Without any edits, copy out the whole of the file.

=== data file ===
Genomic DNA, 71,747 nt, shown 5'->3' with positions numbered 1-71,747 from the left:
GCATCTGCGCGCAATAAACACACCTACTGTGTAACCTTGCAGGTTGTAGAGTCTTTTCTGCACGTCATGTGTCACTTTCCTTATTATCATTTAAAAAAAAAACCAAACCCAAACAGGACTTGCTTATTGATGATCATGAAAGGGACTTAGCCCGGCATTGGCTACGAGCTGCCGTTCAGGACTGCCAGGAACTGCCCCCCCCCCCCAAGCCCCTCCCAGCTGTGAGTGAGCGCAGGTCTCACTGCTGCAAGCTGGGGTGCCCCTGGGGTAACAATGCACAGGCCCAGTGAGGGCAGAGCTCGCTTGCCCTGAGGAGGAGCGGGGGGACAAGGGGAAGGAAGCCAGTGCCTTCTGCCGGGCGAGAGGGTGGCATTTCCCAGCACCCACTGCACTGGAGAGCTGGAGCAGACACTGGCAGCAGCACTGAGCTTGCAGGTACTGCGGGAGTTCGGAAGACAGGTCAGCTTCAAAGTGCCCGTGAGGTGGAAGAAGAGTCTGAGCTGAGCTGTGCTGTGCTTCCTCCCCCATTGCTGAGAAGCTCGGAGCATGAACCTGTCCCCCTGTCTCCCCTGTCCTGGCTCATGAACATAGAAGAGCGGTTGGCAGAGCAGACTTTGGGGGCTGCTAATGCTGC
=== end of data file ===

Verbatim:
Genomic DNA, 71,747 nt, shown 5'->3' with positions numbered 1-71,747 from the left:
GCATCTGCGCGCAATAAACACACCTACTGTGTAACCTTGCAGGTTGTAGAGTCTTTTCTGCACGTCATGTGTCACTTTCCTTATTATCATTTAAAAAAAAAACCAAACCCAAACAGGACTTGCTTATTGATGATCATGAAAGGGACTTAGCCCGGCATTGGCTACGAGCTGCCGTTCAGGACTGCCAGGAACTGCCCCCCCCCCCCAAGCCCCTCCCAGCTGTGAGTGAGCGCAGGTCTCACTGCTGCAAGCTGGGGTGCCCCTGGGGTAACAATGCACAGGCCCAGTGAGGGCAGAGCTCGCTTGCCCTGAGGAGGAGCGGGGGGACAAGGGGAAGGAAGCCAGTGCCTTCTGCCGGGCGAGAGGGTGGCATTTCCCAGCACCCACTGCACTGGAGAGCTGGAGCAGACACTGGCAGCAGCACTGAGCTTGCAGGTACTGCGGGAGTTCGGAAGACAGGTCAGCTTCAAAGTGCCCGTGAGGTGGAAGAAGAGTCTGAGCTGAGCTGTGCTGTGCTTCCTCCCCCATTGCTGAGAAGCTCGGAGCATGAACCTGTCCCCCTGTCTCCCCTGTCCTGGCTCATGAACATAGAAGAGCGGTTGGCAGAGCAGACTTTGGGGGCTGCTAATGCTGC